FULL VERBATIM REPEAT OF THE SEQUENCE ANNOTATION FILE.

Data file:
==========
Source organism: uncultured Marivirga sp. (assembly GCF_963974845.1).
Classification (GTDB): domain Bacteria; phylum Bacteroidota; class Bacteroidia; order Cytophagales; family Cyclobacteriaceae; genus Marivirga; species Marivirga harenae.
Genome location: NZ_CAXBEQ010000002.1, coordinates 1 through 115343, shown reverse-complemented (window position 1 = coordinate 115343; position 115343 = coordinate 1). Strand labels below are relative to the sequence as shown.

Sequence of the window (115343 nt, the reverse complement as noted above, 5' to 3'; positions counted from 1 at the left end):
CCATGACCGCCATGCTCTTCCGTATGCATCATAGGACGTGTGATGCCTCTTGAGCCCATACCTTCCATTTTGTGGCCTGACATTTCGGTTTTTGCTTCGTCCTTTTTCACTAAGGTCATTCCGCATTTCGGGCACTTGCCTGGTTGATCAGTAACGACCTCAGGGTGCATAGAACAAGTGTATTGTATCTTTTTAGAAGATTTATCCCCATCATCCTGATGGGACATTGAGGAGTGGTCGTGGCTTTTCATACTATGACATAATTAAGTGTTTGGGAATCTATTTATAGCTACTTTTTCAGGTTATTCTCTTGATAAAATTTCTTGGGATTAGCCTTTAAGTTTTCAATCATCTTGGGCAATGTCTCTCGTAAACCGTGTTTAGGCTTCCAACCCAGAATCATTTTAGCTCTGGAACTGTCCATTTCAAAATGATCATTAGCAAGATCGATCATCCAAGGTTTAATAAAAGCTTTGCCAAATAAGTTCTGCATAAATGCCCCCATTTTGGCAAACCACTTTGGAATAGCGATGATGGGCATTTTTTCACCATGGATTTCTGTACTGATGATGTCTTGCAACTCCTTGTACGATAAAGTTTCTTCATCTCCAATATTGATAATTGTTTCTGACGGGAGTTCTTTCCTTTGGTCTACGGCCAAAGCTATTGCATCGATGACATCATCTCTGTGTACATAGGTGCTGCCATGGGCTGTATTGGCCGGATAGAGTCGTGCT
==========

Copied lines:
Source organism: uncultured Marivirga sp. (assembly GCF_963974845.1).
Classification (GTDB): domain Bacteria; phylum Bacteroidota; class Bacteroidia; order Cytophagales; family Cyclobacteriaceae; genus Marivirga; species Marivirga harenae.
Genome location: NZ_CAXBEQ010000002.1, coordinates 1 through 115343, shown reverse-complemented (window position 1 = coordinate 115343; position 115343 = coordinate 1). Strand labels below are relative to the sequence as shown.

Sequence of the window (115343 nt, the reverse complement as noted above, 5' to 3'; positions counted from 1 at the left end):
CCATGACCGCCATGCTCTTCCGTATGCATCATAGGACGTGTGATGCCTCTTGAGCCCATACCTTCCATTTTGTGGCCTGACATTTCGGTTTTTGCTTCGTCCTTTTTCACTAAGGTCATTCCGCATTTCGGGCACTTGCCTGGTTGATCAGTAACGACCTCAGGGTGCATAGAACAAGTGTATTGTATCTTTTTAGAAGATTTATCCCCATCATCCTGATGGGACATTGAGGAGTGGTCGTGGCTTTTCATACTATGACATAATTAAGTGTTTGGGAATCTATTTATAGCTACTTTTTCAGGTTATTCTCTTGATAAAATTTCTTGGGATTAGCCTTTAAGTTTTCAATCATCTTGGGCAATGTCTCTCGTAAACCGTGTTTAGGCTTCCAACCCAGAATCATTTTAGCTCTGGAACTGTCCATTTCAAAATGATCATTAGCAAGATCGATCATCCAAGGTTTAATAAAAGCTTTGCCAAATAAGTTCTGCATAAATGCCCCCATTTTGGCAAACCACTTTGGAATAGCGATGATGGGCATTTTTTCACCATGGATTTCTGTACTGATGATGTCTTGCAACTCCTTGTACGATAAAGTTTCTTCATCTCCAATATTGATAATTGTTTCTGACGGGAGTTCTTTCCTTTGGTCTACGGCCAAAGCTATTGCATCGATGACATCATCTCTGTGTACATAGGTGCTGCCATGGGCTGTATTGGCCGGATAGAGTCGTGCT